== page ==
KeyFi filed a complaint against Celsius Network, alleging that the company had manipulated the cryptocurrency market and neglected to implement fundamental accounting controls to safeguard customer money.
Along with the court petition, Jason Stone, the founder and CEO of KeyFi (which was partially bought by Celsius) turned to twitter to detail the parties' dispute.
In his lawsuit, Stone referred to Celsius as a ponzi scheme and claimed that it defrauded him of prospective income in the hundreds of millions of dollars.
What is a Ponzi scheme?
A Ponzi scheme is an unlawful and fraudulent investment scheme that guarantees rapid, simple, large returns on investments with little to no risk. It is a specific kind of pyramid scheme in which the owner buys a small number of investors at the top of the pyramid who are initially given fantastic investment returns using money obtained from the second group of investors.
The second group is compensated with money received from a third group of investors; this process continues until the scheme's prospective investor pool is depleted. Sometimes, when investors get returns, they decide to hold onto their investments rather than making any cash withdrawals. The operator is also delighted and only presents them their earnings balance to uphold the illusion that the plan is delivering on its promises of returns.
The Ponzi scam is named after Charles Ponzi. He was famous for using deceit to induce individuals to make investments with their money. The earliest known Ponzi scam was allegedly operated by Charles Ponzi.
Bernard Madoff - a wall street veteran who pulled off the deadliest Ponzi scheme
Former senior statesman of Wall Street Bernard L. Madoff, who ran the biggest and maybe most disastrous ponzi scheme in financial history, became the face of a period of financial wrongdoings and blunders in 2008.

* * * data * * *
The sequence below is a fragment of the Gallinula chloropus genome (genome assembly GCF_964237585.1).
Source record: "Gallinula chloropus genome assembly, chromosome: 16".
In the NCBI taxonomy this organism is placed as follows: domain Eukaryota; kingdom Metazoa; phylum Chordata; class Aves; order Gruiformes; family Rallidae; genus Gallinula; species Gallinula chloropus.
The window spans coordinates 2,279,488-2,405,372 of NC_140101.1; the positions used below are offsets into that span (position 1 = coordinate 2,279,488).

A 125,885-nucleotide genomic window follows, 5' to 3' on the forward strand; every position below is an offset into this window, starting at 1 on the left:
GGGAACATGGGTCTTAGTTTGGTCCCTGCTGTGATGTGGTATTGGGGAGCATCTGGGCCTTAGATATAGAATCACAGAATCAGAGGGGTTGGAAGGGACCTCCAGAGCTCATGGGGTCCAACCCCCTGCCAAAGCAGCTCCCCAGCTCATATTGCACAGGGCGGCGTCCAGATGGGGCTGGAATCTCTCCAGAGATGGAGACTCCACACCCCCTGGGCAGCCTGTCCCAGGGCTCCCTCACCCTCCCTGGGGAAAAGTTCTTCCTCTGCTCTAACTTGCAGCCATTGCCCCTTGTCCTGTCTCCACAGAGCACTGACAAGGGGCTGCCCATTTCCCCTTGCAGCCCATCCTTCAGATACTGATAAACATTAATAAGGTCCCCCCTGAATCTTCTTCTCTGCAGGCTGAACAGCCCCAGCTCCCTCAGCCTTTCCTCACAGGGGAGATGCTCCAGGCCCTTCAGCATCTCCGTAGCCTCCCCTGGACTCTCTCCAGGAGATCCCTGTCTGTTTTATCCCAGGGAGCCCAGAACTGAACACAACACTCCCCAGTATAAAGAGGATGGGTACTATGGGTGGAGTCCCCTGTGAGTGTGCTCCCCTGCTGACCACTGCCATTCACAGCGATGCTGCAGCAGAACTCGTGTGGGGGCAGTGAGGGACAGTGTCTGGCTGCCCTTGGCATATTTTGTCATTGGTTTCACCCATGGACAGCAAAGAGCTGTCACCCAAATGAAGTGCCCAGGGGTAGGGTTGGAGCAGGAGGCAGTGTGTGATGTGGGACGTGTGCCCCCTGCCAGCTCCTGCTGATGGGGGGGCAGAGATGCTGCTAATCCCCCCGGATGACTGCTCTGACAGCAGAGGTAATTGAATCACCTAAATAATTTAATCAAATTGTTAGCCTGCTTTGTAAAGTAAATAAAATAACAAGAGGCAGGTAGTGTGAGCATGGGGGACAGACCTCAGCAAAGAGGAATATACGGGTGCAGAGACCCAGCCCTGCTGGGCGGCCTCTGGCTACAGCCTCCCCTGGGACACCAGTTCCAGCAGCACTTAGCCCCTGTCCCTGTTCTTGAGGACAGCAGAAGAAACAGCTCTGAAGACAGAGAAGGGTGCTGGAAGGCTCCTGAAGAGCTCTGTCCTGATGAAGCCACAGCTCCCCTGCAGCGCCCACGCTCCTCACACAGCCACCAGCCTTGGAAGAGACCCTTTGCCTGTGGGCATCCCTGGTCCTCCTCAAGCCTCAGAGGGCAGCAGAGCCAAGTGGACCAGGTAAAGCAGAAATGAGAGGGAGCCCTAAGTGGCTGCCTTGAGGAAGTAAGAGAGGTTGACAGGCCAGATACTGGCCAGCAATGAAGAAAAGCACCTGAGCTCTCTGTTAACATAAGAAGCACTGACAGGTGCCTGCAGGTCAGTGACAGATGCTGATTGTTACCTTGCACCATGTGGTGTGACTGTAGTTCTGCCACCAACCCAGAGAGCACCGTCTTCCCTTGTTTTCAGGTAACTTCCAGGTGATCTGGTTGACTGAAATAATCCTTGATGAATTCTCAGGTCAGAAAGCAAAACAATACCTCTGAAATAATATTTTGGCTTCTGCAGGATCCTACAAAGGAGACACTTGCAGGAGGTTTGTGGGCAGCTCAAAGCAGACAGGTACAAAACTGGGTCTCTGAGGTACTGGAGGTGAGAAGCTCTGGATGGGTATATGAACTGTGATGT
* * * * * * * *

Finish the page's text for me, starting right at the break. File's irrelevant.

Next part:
Pretending to trade stocks, Madoff was conducting a classic ponzi scam, promising constant, double-digit returns to his customers while really utilising funds from new investors to repay the money to older ones. The estimated $65 billion swindle involved victims from all social classes, from the poorest to the most powerful.
Financial experts hypothesised that the reason Mr. Madoff's ponzi scheme persisted for so long was because it had appealed more to the concerns than the greed of his clients: he promised them consistency in a market that was becoming more unpredictable, instead of jaw-dropping profits. And he always followed through, never failing to comply with a request for redemption and never coming up short on the profits he had predicted.
Global Ponzi schemes in recent times
BitConnect- A global Ponzi scam of USD 2.4 billion was allegedly orchestrated by the Indian resident who founded bitcoin investment platform BitConnect in february 2022.
GainBitcoin- More than 1 lakh people were conned by the GainBitcoin scam in different areas including Maharashtra and Punjab. This bitcoin ponzi scheme is estimated to have generated ₹1 trillion in bitcoin assets .
QuadrigaCX- A study by the Ontario Securities Commission in June 2020 revealed that QuadrigaCX, thought to be Canada's largest cryptocurrency exchange, was a ponzi scheme after millions of dollars vanished post the death of founder Gerald Cotten.
Unique Finance- Under the pretext of investing in Nasdaq, "Unique Finance," a Ponzi scam, has been operating since 2016 in Iran, Iraq, Afghanistan, and Yemen. The firm has received a warning from Finma and claims to be situated in Switzerland.
DC solar solutions- The SEC filed a federal lawsuit in January 2020 accusing Californians Jeff and Paulette Carpoff of running a $910 million ponzi scam. The pair persuaded investors to purchase solar generators by using their businesses, DC Solar Solutions Inc. and DC Solar Distribution Inc., even though at least half of them were never produced.
Saradha group- Operated by the Saradha group, this was arguably the most well-known Ponzi scheme in India. The scheme promised investors excellent returns and swiftly raised enormous sums of money by taking the money as a part of chit funds.
IMA scam- This is a Ponzi scam that was founded in Karnataka by Mohammed Mansoor Khan, and it ultimately unravelled in 2019. The organisation, which went by the name Monetary Advisory Group, used the promise of extremely high returns—between 36 and 64 percent on investments—to attract unsuspecting customers.
The Reserve Bank of India (RBI) has advised individuals to be cautious of ponzi schemes and scams since they can result in significant financial loss for an individual. To safeguard consumers from these types of schemes, RBI has also shared some details on ponzi schemes on their website that everyone should be aware of.